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The singular cohomology of the loop space $\Omega S^3$ of the 3-sphere is a divided power algebra $\Gamma_{\mathbb Z}[s]$ on one generator $s$ of degree 2, so the rational cohomology is a the polynomial ring $\mathbb{Q}[s]$. Likewise, the singular cohomology of infinite complex projective space $\mathbb C \mathrm P^\infty = BS^1$ is a polynomial ring $\mathbb{Z}[t]$ on one generator $t$ of degree 2, so the rational cohomology is $\mathbb{Q}[t]$.

Since a symmetric algebra is a free CGA, any lifting of $s$ and $t$ to cocycles in CDGA models for the rational cohomology of these spaces induces a quasi-isomorphism between the cohomology ring, viewed as a CDGA with trivial differential, and the model, so these spaces are both formal. Moreover, both spaces are simply-connected. Thus any map between the two inducing an isomorphism in rational cohomology should be a rational homotopy equivalence.

Does there exist such a map?

P.S.: I guess the same question is equally (un)reasonable for $\Omega S^5$ and $\mathbb H \mathrm P^\infty$. What about this pair?

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There is a map $S^3\to K(\mathbb{Z},3)$ inducing an isomorphism on $\pi_3$. Looping this map, you get a map $\Omega S^3\to K(\mathbb{Z},2)=\mathbb{C}P^\infty$ inducing an isomorphism on $\pi_2$. It follows easily that this map is a rational equivalence.

For $\Omega S^5$ and $\mathbb{H}P^\infty$, I don't know whether you can get a map $\Omega S^5\to \mathbb{H}P^\infty$ which is a rational equivalence (the above approach doesn't work because you can't deloop $\mathbb{H}P^\infty$). However, there is no rational equivalence $\mathbb{H}P^\infty\to\Omega S^5$. For if you had such a map, then it would be nonzero on $H^4(-,\mathbb{Z})$, and so looking at the induced map on the whole integral cohomology rings, you would get a ring-homomorphism $\Gamma_\mathbb{Z}(s)\to\mathbb{Z}[t]$ sending $s$ to $nt$ for some nonzero integer $n$. But if $p$ is a prime not dividing $n$, such a homomorphism would have nowhere to send $s^p/p!$. (Alternatively, you could use Steenrod powers: a rational equivalence $\mathbb{H}P^\infty\to\Omega S^5$ would yield a map $\Sigma\mathbb{H}P^\infty\to S^5$ whose induced map on $H^5(-,\mathbb{Z})$ is multiplication by some nonzero integer $n$; reducing mod a prime not dividing $n$ and considering the Steenrod power $P^2$ then yields a contradiction). Note, however, that they can easily be connected by a zigzag of rational equivalences: for instance, a map from either of them to $K(\mathbb{Z},4)$ classifying a generator of $H^4$ is a rational equivalence.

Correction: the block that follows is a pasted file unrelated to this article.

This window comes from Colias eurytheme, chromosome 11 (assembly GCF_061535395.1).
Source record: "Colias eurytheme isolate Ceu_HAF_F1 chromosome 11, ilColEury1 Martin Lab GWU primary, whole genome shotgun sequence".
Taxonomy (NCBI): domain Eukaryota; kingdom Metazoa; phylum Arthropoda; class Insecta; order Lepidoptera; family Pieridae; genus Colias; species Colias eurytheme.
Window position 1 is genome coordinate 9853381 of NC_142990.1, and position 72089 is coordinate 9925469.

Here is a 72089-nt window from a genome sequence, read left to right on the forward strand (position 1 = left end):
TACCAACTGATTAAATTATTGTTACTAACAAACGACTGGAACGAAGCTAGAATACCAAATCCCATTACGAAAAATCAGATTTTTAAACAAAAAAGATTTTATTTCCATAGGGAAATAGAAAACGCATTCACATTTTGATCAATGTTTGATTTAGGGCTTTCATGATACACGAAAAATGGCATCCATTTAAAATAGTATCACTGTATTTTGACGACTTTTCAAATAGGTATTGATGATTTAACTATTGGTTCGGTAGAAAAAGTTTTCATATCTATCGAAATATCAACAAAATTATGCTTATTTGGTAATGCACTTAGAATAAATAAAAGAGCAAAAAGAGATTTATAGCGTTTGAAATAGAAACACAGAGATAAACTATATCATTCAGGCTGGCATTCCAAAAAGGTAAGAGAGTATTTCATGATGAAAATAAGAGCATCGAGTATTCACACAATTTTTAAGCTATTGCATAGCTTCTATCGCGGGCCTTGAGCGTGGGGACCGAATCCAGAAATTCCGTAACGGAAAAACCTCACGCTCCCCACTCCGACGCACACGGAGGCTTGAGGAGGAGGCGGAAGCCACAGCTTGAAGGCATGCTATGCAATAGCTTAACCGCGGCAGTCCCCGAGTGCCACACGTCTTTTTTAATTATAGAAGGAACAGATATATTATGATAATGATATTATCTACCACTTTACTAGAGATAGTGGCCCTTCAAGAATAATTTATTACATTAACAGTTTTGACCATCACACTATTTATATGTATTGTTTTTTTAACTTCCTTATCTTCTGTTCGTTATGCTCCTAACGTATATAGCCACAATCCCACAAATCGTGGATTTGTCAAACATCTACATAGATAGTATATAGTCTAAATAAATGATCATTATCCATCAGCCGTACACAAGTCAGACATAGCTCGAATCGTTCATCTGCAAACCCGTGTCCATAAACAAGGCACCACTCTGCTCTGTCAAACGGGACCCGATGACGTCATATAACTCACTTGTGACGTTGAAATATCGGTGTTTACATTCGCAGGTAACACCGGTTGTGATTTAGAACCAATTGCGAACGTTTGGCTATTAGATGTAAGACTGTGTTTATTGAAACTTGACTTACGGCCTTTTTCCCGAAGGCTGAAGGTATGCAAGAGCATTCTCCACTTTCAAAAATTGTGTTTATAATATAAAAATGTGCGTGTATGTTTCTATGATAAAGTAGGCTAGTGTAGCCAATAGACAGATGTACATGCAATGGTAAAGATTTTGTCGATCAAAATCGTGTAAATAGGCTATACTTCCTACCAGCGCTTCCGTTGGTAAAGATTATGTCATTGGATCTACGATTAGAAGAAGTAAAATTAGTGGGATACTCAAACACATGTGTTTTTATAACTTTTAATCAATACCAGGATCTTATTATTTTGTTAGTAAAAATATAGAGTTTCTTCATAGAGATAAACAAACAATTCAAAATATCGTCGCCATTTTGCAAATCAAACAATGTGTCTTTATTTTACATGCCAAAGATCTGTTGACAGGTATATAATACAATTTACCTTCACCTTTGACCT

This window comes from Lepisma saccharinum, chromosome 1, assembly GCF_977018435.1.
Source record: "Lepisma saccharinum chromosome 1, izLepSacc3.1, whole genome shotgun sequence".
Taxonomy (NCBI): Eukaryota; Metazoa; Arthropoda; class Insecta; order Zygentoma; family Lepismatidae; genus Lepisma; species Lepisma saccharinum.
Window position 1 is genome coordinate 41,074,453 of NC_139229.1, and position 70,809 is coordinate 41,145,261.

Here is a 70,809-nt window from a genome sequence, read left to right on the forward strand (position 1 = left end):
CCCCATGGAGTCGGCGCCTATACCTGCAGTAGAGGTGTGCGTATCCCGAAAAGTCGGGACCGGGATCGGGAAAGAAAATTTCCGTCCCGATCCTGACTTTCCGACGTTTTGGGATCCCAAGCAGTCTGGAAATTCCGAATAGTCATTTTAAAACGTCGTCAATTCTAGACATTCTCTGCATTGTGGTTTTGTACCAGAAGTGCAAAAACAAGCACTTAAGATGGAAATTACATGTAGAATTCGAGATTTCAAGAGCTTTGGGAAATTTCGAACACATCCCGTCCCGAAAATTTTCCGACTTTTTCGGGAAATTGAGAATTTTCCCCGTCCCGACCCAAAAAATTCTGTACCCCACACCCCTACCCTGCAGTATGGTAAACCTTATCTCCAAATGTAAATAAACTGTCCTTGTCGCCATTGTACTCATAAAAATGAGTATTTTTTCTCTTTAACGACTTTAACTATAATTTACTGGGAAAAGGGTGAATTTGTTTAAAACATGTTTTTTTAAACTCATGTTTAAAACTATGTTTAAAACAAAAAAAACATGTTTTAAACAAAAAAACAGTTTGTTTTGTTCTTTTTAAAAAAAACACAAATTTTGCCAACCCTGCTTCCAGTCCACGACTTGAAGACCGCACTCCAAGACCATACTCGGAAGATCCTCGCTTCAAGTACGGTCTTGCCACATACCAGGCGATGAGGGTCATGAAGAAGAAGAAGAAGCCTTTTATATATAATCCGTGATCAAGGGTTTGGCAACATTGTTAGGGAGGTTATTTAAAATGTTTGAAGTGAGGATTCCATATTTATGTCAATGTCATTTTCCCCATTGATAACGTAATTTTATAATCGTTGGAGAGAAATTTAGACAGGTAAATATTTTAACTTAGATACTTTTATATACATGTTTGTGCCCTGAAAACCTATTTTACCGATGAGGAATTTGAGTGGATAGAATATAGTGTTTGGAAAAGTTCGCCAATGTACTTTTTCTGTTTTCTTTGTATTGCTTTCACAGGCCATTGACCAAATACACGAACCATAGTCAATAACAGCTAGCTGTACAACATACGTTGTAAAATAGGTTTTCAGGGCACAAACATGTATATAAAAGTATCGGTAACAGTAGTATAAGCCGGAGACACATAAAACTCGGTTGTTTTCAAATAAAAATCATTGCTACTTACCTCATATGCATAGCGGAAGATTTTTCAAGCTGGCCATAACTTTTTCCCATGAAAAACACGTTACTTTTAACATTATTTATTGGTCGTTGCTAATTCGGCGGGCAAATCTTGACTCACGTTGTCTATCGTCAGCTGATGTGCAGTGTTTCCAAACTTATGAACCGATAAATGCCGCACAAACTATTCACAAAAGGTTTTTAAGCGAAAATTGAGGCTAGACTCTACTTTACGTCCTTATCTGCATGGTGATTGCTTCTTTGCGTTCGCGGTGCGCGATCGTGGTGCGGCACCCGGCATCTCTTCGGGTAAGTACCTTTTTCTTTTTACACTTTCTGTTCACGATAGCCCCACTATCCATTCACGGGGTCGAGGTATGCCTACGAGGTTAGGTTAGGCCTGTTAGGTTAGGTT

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  • $\begingroup$ 1. Is there anything more geometric to be said about the map $\Omega S^3 \to \mathbb{C}\mathrm{P}^\infty$ in question? $\endgroup$ – jdc Dec 7 '15 at 2:51
  • $\begingroup$ 2. Where does the sufficient largeness of the prime come in? $\endgroup$ – jdc Dec 7 '15 at 3:04
  • $\begingroup$ 1. Here is one neat interpretation of it, which you may or may not consider "geometric". By a theorem of James, the space $\Omega S^3=\Omega\Sigma \mathbb{C}P^1$ can be identified (up to homotopy) with the free topological monoid on $\mathbb{C}P^1$ (as a pointed space, with the basepoint becoming the unit of the monoid), and $\mathbb{C}P^\infty$ can be identified with the free topological commutative monoid on $\mathbb{C}P^1$. This map $\Omega\Sigma \mathbb{C}P^1\to\mathbb{C}P^\infty$ is then just the canonical "abelianization" map. $\endgroup$ – Eric Wofsey Dec 7 '15 at 3:06
  • $\begingroup$ 2. You just need to choose a prime $p$ such that the induced map on $H^5(-,\mathbb{Z}/p)$ is nonzero. $\endgroup$ – Eric Wofsey Dec 7 '15 at 3:07
  • $\begingroup$ 3. I'm obviously missing something kind of major here, so I'd better ask. The cohomology of $\mathbb{H}P^\infty = BS^3$ should be a polynomial ring on one variable of degree four, and that of $S^4$ should be a truncated polynomial ring inhabited only in degrees zero and four. Both these spaces are simply-connected. How could it be that a map between these spaces could induce an isomorphism in rational cohomology? $\endgroup$ – jdc Dec 7 '15 at 3:09

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